Stephanie Gilmore won the Rip Curl WSL Finals in San Clemente, California (Mark Rightmire/MediaNews Group/Orange County Register via Getty Images)

Australian surfer Stephanie Gilmore made history Thursday with a record-breaking eighth world surfing title.

Her last title came in 2018, but she finally surpassed previous record-holder Layne Beachley at the World Surf League finals in California. Beachley congratulated Gilmore, calling her a “f–king legend” in a comment on an Instagram post by surfing magazine Tracks.

Gilmore made her debut in 2007, becoming the only surfer to win a world title in her debut season. Her 33 WSL event wins are the most of any woman surfer.

This year, though, didn’t get off to a strong start for the Australian. The 34-year-old missed the season opener with COVID-19 and earned just one event win throughout the year, and she entered the Rip Curl WSL Finals ranked fifth.

“I really feel like this year emotionally was one of the toughest years,” Gilmore told Olympics.com. “Mentally I had to dig deep on a much gnarlier level than I’ve ever had to before.”

In her opening heat Thursday, Gilmore trailed against world No. 4 Brisa Hennessy but secured the ride she needed to win with less than a minute to go.

She won three heats in a row and then faced defending world champion Carissa Moore in a final surf-off.

Moore had won the previous two titles and entered the finals with the most regular season points after finishing second three times this season, third twice and winning one event.

“Carissa is really the world champ to me this year,” Gilmore said. “She’s had the best season ever. I’m so honored to surf against her in this final.”

Moore was quick to congratulate Gilmore on her title, calling her “the GREATEST of all time!” in an Instagram post.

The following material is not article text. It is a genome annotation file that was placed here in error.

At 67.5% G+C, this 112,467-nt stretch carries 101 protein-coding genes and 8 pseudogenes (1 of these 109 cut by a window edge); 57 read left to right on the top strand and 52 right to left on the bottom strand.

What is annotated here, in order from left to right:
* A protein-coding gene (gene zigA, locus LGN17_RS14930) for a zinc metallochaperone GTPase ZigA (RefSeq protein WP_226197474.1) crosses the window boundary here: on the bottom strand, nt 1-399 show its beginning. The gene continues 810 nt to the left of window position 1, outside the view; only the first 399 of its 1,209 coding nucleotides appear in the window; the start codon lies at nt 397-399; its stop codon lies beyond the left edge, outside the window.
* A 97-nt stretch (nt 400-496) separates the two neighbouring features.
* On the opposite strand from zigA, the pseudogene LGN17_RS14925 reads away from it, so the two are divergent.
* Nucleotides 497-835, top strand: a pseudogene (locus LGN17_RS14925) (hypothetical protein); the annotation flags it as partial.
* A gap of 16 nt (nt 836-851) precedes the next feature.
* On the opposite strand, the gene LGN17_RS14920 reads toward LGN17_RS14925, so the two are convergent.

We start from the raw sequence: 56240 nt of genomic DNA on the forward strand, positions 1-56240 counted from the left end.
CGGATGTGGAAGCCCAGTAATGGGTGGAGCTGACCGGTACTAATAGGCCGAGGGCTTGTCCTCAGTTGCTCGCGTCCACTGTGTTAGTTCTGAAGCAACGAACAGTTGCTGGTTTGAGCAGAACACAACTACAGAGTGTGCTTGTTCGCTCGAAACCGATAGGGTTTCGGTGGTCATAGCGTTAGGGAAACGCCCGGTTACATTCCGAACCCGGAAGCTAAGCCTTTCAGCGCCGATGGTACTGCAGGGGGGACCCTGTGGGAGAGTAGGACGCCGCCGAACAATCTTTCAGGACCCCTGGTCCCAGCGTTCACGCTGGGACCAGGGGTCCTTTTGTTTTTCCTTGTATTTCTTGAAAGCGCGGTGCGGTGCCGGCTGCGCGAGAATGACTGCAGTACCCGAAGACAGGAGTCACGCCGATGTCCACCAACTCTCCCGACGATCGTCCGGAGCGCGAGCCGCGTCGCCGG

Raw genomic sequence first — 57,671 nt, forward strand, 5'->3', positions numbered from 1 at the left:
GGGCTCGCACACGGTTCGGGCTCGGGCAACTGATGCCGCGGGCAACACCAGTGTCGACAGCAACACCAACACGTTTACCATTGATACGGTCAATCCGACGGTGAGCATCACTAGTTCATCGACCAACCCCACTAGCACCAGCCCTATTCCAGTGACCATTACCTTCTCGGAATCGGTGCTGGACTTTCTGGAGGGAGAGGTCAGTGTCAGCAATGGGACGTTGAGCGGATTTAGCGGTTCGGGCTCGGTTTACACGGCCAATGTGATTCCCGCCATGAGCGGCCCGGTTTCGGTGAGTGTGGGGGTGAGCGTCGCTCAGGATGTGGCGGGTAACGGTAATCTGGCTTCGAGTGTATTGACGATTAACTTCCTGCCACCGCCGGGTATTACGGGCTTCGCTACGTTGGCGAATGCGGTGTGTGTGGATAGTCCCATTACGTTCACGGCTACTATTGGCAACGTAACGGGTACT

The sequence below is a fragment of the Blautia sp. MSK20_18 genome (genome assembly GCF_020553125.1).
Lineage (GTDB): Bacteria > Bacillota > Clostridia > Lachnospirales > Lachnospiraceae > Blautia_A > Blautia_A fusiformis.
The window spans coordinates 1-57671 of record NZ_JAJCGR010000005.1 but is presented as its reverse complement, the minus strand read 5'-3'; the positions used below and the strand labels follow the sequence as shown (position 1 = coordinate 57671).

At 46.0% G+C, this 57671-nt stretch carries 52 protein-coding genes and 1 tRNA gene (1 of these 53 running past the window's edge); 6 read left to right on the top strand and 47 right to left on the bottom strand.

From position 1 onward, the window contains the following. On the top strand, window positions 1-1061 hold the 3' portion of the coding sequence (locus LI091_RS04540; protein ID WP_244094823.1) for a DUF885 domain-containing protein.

“An honor to surf against you always,” she wrote. “Congratulations on your 8th title! Wow! 8X!!! Holy moly. Five X 35 min heats in one day with all the pressure and win or die situations…it’s all yours undoubtedly.”

Gilmore appreciated the support she received from Moore and from others after her record-breaking win.

“I had so many of the women on the tour come up to me after this event,” Gilmore said, “and they just all said to me how inspired they were by the fact that I didn’t have the best year, but I was still able to pull through with an incredible, incredible performance in the last event to make it happen and be a world champion. And that made all of them realize that, hey, we can do this.”

She called that moment “really rewarding.”

“I just felt so happy that I was able to give them that confidence because they’re all such incredible athletes and we’re all progressing the sport together,” she said. “And if I can help push that along, not only in my own actions, but to inspire my peers to do the same thing, then job done.”

(Mark Rightmire/MediaNews Group/Orange County Register via Getty Images)